Read eBooks On Android Using Aldiko Book Reader

I generally do all my reading on my Kindle. However, sometimes I am averse to carrying something that does not fit into my pocket. So, I often end up reading a lot of eBooks on my Android device. While it is relatively easy to read text files and PDFs on most Android device, other formats (specifically eBook formats such as ePub, lit, mobi, etc.) require third-party software. Aldiko Book Reader is one such software.

Copying Books to your Android Device

After installing Aldiko Book Reader, copy a few eBooks onto your SD Card (files must be ePub or PDF). Next, launch Aldiko.

Once the app launches you will see a wooden bookshelf with all your eBooks.


To add eBooks from your SD card into your Library, first select the home icon and then select SD card.


Scroll through your SD card and select the checkbox next to the eBook you would like to add. Then select “Import to Aldiko (1)”.


Reading Books

After you have copied the books you want to read onto Aldiko, go back to your Library. To view your newly added books you may have to change the view mode (in this case I have changed it to view “Books by title”).


To read a book, simply click on it. You can scroll through the pages by swiping your finger left to go to the next page and swiping right to go to the previous page. You can also simply tap on the right side of the page to move forward and the left side to move back. Alternatively, you can use the volume keys on your device to scroll through the pages.


If you select and highlight a word or passage, you can lookup the definition of the word (“Dictionary“), search your phone for the word or passage (“Search”), copy the word or passage (Copy), or share the word or passage over your social network (Share).


If you lookup the definition of a word, you will be presented with options to search the word on Google and Wikipedia.


Tapping on the centre of the screen will load the options panels.


Home: Clicking on the “home” icon will take you back to your main bookshelf.

Search: The search icon (magnifying glass) allows you to search for words or phrases in the book you are currently reading.

Location Bar: The location bar shows you how many pages into the book you have read. You can move the bar to scroll through the book you are reading.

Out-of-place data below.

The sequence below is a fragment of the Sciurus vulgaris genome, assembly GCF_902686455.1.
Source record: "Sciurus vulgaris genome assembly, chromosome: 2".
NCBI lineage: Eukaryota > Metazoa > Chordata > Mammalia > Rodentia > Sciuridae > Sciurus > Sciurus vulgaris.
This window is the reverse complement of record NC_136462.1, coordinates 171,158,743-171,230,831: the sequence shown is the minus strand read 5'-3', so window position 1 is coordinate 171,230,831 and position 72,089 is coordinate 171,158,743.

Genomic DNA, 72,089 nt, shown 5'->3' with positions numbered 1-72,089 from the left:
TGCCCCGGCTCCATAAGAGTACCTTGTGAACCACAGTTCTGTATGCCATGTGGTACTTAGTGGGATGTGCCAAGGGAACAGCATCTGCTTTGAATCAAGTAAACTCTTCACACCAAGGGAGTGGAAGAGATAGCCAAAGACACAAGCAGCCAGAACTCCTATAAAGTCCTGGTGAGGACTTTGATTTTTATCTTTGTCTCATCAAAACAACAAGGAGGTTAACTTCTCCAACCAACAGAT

Go To: If you want to jump to a particular point in the book you can select “Go to…” If you select “Go to…” again from the popup menu, you will be able to select the particular location to jump to in the book.


Additionally, the “Table of content” is an automatically generated list of chapters in the book you are reading. You can also add and scroll through bookmarks from this list.


Day/Night: Day/Night alternates the colour of the text and the colour of the background depending on your preference.

Settings: The settings menu allows you to change the size of the text and margins, the brightness of the screen, the orientation of the book (portrait or landscape), and a number of other options to fine-tune how the text is displayed on your screen.


Buying Books

One of the Aldiko’s best features is the ability to buy eBooks directly from within the app. To browse the eBook store, select “Store” from the home screen.


Here you can browse through a variety of eBooks in the Aldiko Online Catalog. The selection is not the best, but if you just want to pick up something to read, I am confident you will find something to your liking.


You will need to create an Aldiko account before you are able to purchase a book. You will also presumably have to provide credit card details.


Aldiko is a robust eBook reading app for the Android platform. It has a plethora of features, even though some of the best ones (such as the option to look through the contents of a book) are buried deep within menus. The Aldiko Online Catalog is also a nice touch. Considering the app is completely free, it is highly recommended if you like to read on the move.

Abhiroop Basu

Abhiroop Basu is an opinionated tech and digital media blogger. As a doe-eyed twenty-something, he started his first blog TechComet to comment on anything tech-related that caught his omniscient eye.

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